As soon as they get their first piggy bank, kids learn that saving is not as fun as spending. Where did that nickel go? Mom and dad know the feeling too. But there’s often no greater incentive than the promise of a family getaway to make that coin drop feel a little more magical. Let’s look at a few easy ways your family can save in small steps towards big family fun.
Cash in on your calendar
Stashing a little away throughout the calendar year can be a simple way to save. We have told you about the 365 Day Money Saving Challenge, where you start by saving a penny on day one, two pennies on day two, three pennies on day three and so on. By day three-hundred-and-sixty-five, when you add $3.65, you will have saved nearly $700. Another fun approach is the 52-Week Savings Plan. In this plan, you start week one by saving $1 and adding a dollar to that amount every week. By week fifty-two, when you add the final $52 dollars, you will have saved $1,378. Alternatively, the Monday to Sunday plan prescribes the following formula: Mondays save $1, Tuesdays $2. Wednesdays $3, Thursdays $4, Friday $5, Saturday $6, Sunday $7. By the end of a year you will have saved $1,456. Make these kinds of saving plans a family challenge and instill daily habits that can last a lifetime.
It’s the small sacrifices we make that can add up to bigger rewards. Think about that four-buck coffee you might buy on your way to work. If there are two-hundred-sixty work days in a year, that equates to over $1,000 dollars you could put towards a family trip. Next time you are magnetically drawn to that drive-through, seek out your local roaster instead. One pound of good beans can pay for itself after just a few cups.
Walk the walk
Isn’t it funny that we say want to get more exercise but will pay higher parking to avoid walking a few more steps? Think about that heated parking garage, so tempting to pull into when you’re running a little late. Sure, it can save you time, but your car is the only one who truly gets to enjoy every minute. Is there a surface lot a few blocks away you could use for less, or better yet, a side street nearby with free parking? If you typically pay for parking every day, try going without it for a month, and then a season, and see how much you can save. Or leave the car at home entirely and opt for the bus or your bike. You’ll set a great example of fitness and sustainability for your family, and might earn a good pat on the back at the dinner table. “What did you do today? I saved $10 for our trip by walking a few more blocks.”
Stop primping away your pennies
As parents, we have earned every bit of pampering we can get, but are we paying more than we need to for self care? Perhaps there are some services we auto-schedule more out of habit then need. Remember, as good as you feel coming out of a salon, nothing tops the feeling of being on vacation. Can you master a home manicure or men’s haircut for a while? Can you and your partner learn the art of a good sports massage? Treat yourself to a salon service once you’re at your destination, and until then, see what services you might be able to tackle with your own hands.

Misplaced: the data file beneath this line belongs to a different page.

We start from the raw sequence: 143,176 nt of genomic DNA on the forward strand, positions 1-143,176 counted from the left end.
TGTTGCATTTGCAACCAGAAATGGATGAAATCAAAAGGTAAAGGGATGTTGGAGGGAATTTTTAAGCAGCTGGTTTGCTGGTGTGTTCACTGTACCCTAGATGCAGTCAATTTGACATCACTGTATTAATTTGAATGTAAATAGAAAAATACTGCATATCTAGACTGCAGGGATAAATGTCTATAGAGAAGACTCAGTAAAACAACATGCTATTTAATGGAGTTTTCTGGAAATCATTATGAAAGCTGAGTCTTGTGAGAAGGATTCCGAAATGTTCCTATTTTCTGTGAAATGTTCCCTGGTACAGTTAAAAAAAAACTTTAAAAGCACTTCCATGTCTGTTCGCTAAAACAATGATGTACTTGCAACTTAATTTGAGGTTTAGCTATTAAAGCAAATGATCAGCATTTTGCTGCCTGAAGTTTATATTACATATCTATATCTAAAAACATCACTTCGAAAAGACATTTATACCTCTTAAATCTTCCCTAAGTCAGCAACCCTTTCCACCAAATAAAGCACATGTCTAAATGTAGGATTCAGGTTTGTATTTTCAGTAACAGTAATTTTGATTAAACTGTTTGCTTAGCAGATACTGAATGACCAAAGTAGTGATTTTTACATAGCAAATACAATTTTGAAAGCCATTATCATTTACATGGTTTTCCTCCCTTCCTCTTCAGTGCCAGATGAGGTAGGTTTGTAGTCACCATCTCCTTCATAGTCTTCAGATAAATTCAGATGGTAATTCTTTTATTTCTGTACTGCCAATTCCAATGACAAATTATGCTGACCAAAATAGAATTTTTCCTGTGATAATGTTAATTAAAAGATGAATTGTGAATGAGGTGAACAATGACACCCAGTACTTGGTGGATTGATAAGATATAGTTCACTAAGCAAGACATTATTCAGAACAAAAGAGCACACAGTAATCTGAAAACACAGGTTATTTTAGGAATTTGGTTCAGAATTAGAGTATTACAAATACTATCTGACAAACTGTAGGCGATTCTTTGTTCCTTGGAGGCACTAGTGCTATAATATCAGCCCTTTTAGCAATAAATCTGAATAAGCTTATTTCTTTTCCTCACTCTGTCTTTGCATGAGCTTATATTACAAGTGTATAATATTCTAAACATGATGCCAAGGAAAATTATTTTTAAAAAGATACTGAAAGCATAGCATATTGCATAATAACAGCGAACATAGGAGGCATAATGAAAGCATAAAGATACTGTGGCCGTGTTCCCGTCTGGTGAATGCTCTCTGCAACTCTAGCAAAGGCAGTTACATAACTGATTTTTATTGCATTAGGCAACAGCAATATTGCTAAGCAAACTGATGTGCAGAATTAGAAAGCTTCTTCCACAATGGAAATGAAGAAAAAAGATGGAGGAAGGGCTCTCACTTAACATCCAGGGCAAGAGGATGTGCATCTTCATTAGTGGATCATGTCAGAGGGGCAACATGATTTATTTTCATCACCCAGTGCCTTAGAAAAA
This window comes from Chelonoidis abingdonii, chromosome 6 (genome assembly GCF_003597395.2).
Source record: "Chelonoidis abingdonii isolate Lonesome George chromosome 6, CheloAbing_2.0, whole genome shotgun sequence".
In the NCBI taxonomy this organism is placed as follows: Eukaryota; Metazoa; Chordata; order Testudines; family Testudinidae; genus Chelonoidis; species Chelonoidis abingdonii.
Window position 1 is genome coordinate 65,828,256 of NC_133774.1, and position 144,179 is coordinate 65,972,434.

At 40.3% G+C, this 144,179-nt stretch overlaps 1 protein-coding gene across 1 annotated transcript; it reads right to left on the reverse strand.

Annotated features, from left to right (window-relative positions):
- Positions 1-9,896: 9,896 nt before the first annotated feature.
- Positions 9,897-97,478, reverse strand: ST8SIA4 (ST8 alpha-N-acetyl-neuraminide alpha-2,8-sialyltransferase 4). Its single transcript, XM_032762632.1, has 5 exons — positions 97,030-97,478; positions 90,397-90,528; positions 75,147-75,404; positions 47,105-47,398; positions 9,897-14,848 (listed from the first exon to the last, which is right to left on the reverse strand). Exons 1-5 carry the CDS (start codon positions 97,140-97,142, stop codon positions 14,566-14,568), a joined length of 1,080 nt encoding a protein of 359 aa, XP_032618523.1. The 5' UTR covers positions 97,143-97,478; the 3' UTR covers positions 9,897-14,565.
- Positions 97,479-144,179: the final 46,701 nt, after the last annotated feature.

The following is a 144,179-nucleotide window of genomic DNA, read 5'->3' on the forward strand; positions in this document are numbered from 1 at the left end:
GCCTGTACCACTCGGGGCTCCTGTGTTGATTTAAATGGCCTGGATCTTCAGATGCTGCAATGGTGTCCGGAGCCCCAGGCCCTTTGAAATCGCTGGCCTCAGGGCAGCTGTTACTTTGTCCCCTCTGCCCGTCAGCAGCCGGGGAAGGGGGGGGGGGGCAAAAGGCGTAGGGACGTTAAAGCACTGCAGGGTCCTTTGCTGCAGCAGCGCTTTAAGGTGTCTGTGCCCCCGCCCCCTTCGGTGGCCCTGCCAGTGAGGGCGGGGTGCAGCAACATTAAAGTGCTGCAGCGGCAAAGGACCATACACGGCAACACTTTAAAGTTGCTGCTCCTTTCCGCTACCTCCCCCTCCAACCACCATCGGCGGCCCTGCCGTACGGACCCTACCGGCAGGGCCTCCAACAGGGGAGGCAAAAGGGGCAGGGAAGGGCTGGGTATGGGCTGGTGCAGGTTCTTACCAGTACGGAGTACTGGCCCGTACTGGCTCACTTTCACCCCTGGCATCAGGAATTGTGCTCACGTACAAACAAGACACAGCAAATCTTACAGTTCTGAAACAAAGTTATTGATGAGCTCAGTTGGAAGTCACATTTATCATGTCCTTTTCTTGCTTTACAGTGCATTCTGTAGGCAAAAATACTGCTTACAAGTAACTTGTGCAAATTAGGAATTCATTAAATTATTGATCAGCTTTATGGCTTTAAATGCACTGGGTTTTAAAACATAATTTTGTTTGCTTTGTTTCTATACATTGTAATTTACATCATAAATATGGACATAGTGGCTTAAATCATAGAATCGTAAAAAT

Selling for your siesta
The thing about kids is, they are always outgrowing something. Why not sell a few of their unused items on eBay or a local Buy-Sell-Trade Facebook Group and teach them the value of cast-off goods? One Saturday a month, make it a family game to find things that are no longer of use in your home. You may be surprised at what people will buy and it truly is a lesson in recycling. Set up a dedicated PayPal account for your family travel and watch your savings grow.
Put a face on your fundraising
When you’re planning your next trip, think of vacations that are more the dream of one particular family member than that of the whole group. Has Ella always wanted to visit the Eiffel Tower? Make your trip to Paris about her, and make sure your circle knows it. “We are saving to take Ella to Paris” has a more inspiring ring than “We are saving for a family trip to Paris.” Set up an online fundraising campaign (they are not just for hardship) and teach your children how to spread the word. One great option is iSow.com. What is on Ella’s Paris bucket list? Put it in writing and share it with your community. Relatives might love the ease of helping her dream come true at the mere click of a button.
They say we’re living in an “experience economy” – one where younger generations value experiences over possessions. With that in mind, let’s revisit an idea we shared in 2017. Instead of wrapping up the latest gadget for your child’s next birthday, why not wrap up a picture of an activity you know you’ll be buying them on your next trip? Maybe that means your child won’t get the latest video game or the latest fashion must-have, but they will get a day of zip-lining through the forest, a surfing lesson on the beach or a horseback ride at the grand canyon.
Saving, for travel or otherwise, should be a daily ritual. Making that ritual fun for your family builds excitement for your trip and reinforces the value of time well spent (in more ways than one). What travel saving methods work for your family? Tell us in the comments below.
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